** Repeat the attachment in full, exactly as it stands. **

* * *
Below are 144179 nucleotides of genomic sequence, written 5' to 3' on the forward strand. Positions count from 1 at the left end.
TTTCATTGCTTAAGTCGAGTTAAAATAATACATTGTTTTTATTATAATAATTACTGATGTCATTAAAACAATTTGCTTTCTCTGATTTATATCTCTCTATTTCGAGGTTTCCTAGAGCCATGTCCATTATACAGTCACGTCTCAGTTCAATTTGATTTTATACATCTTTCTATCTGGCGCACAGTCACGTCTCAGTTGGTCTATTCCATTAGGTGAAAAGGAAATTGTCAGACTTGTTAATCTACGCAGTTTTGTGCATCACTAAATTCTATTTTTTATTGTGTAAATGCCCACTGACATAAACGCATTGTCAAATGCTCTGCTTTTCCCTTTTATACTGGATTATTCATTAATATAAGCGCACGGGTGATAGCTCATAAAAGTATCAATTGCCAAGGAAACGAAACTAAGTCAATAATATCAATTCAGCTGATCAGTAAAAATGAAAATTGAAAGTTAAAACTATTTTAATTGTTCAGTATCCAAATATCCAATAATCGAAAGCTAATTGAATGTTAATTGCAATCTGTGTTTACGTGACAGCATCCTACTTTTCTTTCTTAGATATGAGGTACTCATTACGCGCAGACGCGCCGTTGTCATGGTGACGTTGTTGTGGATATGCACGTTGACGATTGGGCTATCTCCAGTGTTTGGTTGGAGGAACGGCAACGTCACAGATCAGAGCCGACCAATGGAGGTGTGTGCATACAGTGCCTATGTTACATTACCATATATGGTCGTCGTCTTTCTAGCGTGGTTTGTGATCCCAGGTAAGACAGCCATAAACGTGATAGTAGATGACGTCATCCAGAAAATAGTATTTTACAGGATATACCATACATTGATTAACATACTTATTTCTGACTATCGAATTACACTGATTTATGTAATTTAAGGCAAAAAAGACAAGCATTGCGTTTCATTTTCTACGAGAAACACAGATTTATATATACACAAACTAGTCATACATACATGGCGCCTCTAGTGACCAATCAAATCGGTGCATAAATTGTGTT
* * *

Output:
Below are 144179 nucleotides of genomic sequence, written 5' to 3' on the forward strand. Positions count from 1 at the left end.
TTTCATTGCTTAAGTCGAGTTAAAATAATACATTGTTTTTATTATAATAATTACTGATGTCATTAAAACAATTTGCTTTCTCTGATTTATATCTCTCTATTTCGAGGTTTCCTAGAGCCATGTCCATTATACAGTCACGTCTCAGTTCAATTTGATTTTATACATCTTTCTATCTGGCGCACAGTCACGTCTCAGTTGGTCTATTCCATTAGGTGAAAAGGAAATTGTCAGACTTGTTAATCTACGCAGTTTTGTGCATCACTAAATTCTATTTTTTATTGTGTAAATGCCCACTGACATAAACGCATTGTCAAATGCTCTGCTTTTCCCTTTTATACTGGATTATTCATTAATATAAGCGCACGGGTGATAGCTCATAAAAGTATCAATTGCCAAGGAAACGAAACTAAGTCAATAATATCAATTCAGCTGATCAGTAAAAATGAAAATTGAAAGTTAAAACTATTTTAATTGTTCAGTATCCAAATATCCAATAATCGAAAGCTAATTGAATGTTAATTGCAATCTGTGTTTACGTGACAGCATCCTACTTTTCTTTCTTAGATATGAGGTACTCATTACGCGCAGACGCGCCGTTGTCATGGTGACGTTGTTGTGGATATGCACGTTGACGATTGGGCTATCTCCAGTGTTTGGTTGGAGGAACGGCAACGTCACAGATCAGAGCCGACCAATGGAGGTGTGTGCATACAGTGCCTATGTTACATTACCATATATGGTCGTCGTCTTTCTAGCGTGGTTTGTGATCCCAGGTAAGACAGCCATAAACGTGATAGTAGATGACGTCATCCAGAAAATAGTATTTTACAGGATATACCATACATTGATTAACATACTTATTTCTGACTATCGAATTACACTGATTTATGTAATTTAAGGCAAAAAAGACAAGCATTGCGTTTCATTTTCTACGAGAAACACAGATTTATATATACACAAACTAGTCATACATACATGGCGCCTCTAGTGACCAATCAAATCGGTGCATAAATTGTGTT